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Brian Mathias, Peter Q Pfordresher, and Caroline Palmer (2015)

Context and meter enhance long-range planning in music performance

Frontiers in Human Neuroscience, 8:1040.

Neural responses demonstrate evidence of resonance, or oscillation, during the production of periodic auditory events. Music contains periodic auditory events that give rise to a sense of beat, which in turn generates a sense of meter on the basis of multiple periodicities. Metrical hierarchies may aid memory for music by facilitating similarity-based associations among sequence events at different periodic distances that unfold in longer contexts. A fundamental question is how metrical associations arising from a musical context influence memory during music performance. Longer contexts may facilitate metrical associations at higher hierarchical levels more than shorter contexts, a prediction of the range model, a formal model of planning processes in music performance (Palmer and Pfordresher, 2003; Pfordresher et al., 2007). Serial ordering errors, in which intended sequence events are produced in incorrect sequence positions, were measured as skilled pianists performed musical pieces that contained excerpts embedded in long or short musical contexts. Pitch errors arose from metrically similar positions and further sequential distances more often when the excerpt was embedded in long contexts compared to short contexts. Musicians' keystroke intensities and error rates also revealed influences of metrical hierarchies, which differed for performances in long and short contexts. The range model accounted for contextual effects and provided better fits to empirical findings when metrical associations between sequence events were included. Longer sequence contexts may facilitate planning during sequence production by increasing conceptual similarity between hierarchically associated events. These findings are consistent with the notion that neural oscillations at multiple periodicities may strengthen metrical associations across sequence events during planning.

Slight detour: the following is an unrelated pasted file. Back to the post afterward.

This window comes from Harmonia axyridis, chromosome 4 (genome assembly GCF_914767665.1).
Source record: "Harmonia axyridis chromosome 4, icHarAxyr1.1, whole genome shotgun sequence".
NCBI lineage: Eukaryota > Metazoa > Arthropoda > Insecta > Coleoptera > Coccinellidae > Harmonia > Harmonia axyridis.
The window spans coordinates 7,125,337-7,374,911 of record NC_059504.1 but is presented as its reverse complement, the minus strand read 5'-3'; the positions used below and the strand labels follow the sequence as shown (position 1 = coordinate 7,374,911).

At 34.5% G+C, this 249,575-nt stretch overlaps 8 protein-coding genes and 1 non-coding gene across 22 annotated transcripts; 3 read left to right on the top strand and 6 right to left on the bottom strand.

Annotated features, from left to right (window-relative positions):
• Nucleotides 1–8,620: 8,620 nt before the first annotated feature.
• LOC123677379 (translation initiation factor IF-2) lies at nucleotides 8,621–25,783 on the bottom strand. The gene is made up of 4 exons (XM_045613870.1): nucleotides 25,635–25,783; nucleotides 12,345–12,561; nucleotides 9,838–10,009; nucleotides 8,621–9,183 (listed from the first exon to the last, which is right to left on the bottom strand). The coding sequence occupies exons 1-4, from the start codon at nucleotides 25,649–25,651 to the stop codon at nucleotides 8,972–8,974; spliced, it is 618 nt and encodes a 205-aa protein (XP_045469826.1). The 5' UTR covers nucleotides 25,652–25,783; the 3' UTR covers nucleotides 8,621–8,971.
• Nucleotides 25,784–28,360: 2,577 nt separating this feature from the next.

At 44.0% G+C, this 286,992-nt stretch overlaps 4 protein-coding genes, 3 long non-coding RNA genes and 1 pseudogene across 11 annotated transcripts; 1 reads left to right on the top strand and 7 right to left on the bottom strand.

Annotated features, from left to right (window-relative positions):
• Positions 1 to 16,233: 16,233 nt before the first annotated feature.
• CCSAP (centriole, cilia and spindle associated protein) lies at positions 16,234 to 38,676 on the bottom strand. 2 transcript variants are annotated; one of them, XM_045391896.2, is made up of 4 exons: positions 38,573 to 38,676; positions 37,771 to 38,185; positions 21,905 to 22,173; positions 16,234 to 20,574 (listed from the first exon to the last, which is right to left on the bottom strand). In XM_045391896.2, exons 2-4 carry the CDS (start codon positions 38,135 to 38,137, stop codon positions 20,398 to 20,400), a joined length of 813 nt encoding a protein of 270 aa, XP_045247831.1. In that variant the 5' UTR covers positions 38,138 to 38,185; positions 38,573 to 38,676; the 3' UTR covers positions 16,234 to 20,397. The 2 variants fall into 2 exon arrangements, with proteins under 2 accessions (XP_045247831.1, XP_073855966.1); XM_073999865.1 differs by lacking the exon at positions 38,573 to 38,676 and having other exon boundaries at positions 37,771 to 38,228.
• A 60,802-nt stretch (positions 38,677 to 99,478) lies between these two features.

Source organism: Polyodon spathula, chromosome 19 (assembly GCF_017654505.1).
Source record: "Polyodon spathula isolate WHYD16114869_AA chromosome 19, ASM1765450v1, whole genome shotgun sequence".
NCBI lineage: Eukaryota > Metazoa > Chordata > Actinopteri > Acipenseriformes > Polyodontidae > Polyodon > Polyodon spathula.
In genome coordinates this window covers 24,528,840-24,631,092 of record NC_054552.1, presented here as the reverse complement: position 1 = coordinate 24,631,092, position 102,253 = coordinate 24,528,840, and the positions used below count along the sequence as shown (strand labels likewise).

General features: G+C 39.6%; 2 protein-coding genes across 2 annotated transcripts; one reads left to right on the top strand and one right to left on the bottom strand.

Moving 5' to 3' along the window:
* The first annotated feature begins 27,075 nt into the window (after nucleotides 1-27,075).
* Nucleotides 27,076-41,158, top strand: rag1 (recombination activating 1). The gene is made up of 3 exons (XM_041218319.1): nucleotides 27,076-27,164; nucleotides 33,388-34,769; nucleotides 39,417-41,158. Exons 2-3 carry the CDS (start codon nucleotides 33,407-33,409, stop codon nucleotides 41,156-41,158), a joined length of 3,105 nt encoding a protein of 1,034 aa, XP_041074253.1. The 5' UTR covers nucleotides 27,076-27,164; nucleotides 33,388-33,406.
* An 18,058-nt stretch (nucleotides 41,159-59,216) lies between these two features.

music performance, sequence production, meter, memory